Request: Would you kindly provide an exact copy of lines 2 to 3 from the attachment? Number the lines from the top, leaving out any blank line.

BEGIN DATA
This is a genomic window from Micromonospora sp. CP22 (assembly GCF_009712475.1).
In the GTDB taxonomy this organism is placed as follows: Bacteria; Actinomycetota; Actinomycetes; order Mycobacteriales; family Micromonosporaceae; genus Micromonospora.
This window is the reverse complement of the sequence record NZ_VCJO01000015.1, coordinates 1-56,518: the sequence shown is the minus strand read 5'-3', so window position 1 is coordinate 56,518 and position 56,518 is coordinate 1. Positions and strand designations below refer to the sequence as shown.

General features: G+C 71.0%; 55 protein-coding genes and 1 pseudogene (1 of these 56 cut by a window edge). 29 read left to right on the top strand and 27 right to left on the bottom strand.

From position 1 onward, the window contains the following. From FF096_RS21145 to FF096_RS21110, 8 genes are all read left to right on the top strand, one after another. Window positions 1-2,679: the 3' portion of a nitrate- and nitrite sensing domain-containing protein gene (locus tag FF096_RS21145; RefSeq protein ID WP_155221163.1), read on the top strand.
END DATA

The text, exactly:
In the GTDB taxonomy this organism is placed as follows: Bacteria; Actinomycetota; Actinomycetes; order Mycobacteriales; family Micromonosporaceae; genus Micromonospora.
This window is the reverse complement of the sequence record NZ_VCJO01000015.1, coordinates 1-56,518: the sequence shown is the minus strand read 5'-3', so window position 1 is coordinate 56,518 and position 56,518 is coordinate 1. Positions and strand designations below refer to the sequence as shown.